In my opinion, Plato, whom Grayling underrates, advances by far the most subtle and sophisticated of all theories of friendship, one far superior even to that of Aristotle. Despite the extravagant praise that he lavishes upon friendship, Aristotle is quite clear that the best and happiest life is not that spent in friendship, but in the contemplation of those things that are most true and therefore most beautiful and most dependable. There is a contradiction here: if the best life is a life of contemplation, then friendship is either superfluous or inimical to the best life, and therefore undeserving of the high praise that Aristotle lavishes upon it. It may be, as Aristotle tentatively suggests, that friendship is needed because it promotes contemplation, or that contemplation is only possible some of the time and friendship is needed the rest of the time, or even that a life of friendship is just as good as a life of contemplation. So much for Aristotle, one might say.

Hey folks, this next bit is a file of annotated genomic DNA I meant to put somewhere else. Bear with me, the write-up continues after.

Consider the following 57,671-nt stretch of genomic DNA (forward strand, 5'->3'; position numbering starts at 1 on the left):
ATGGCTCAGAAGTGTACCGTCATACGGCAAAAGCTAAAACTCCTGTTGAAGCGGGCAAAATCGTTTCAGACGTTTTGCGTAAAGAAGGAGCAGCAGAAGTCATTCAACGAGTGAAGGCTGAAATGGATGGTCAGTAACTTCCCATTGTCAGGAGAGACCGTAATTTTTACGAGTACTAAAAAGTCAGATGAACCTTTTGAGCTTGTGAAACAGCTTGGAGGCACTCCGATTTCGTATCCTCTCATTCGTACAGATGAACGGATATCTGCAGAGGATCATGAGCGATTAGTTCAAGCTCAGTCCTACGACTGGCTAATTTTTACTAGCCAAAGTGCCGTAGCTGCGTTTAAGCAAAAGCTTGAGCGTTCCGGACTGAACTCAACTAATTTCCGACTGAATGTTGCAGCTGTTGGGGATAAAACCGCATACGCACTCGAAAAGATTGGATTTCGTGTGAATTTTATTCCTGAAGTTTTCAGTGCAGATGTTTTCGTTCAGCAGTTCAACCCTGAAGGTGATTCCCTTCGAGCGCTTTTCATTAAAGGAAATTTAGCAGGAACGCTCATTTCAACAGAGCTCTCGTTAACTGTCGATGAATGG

Plato’s Lysis may seem to fail in its task of defining friendship, but one should never take Plato or his mouthpiece Socrates at face value. There is far more to the Lysis than a couple of interesting but misguided thoughts on friendship. By discussing friendship with Lysis and Menexenus as he does, Socrates is not only discussing friendship, but also demonstrating to the youths that, even though they count each other as close friends, they do not really know what friendship is, and that, whatever friendship is, it is something far deeper and far more meaningful than the puerile ‘friendship’ that they share. In contrast to the youths, Socrates knows perfectly well what friendship is, and is only feigning ignorance so as to teach the youths: ‘…and I, an old boy, who would fain be one of you…’ More than that, by discussing friendship with Lysis and Menexenus as he does, Socrates is himself in the process of befriending them. He befriends them not with pleasant banter or gossipy chitchat, as most people ‘befriend’ one another, but with the kind of philosophical conversation that is the hallmark of the deepest and most meaningful of friendships. In the course of this philosophical conversation, he tells the youths that he should ‘greatly prefer a real friend to all the gold of Darius’, thereby signifying not only that he places friendship on the same high pedestal as philosophy, to which he has devoted (and will sacrifice) his life, but also that the kind of friendship that he has in mind is so rare and uncommon that even he does not possess it. If friendship ultimately escapes definition, then this is because, like philosophy, friendship is not so much a thing-in-itself as it is a process for becoming. True friends seek together to live truer, fuller lives by relating to each other authentically and by teaching each other about the limitations of their beliefs and the defects in their character, which are a far greater source of error than mere rational confusion. For Plato, friendship and philosophy are aspects of one and the same impulse, one and the same love: the love that seeks to know.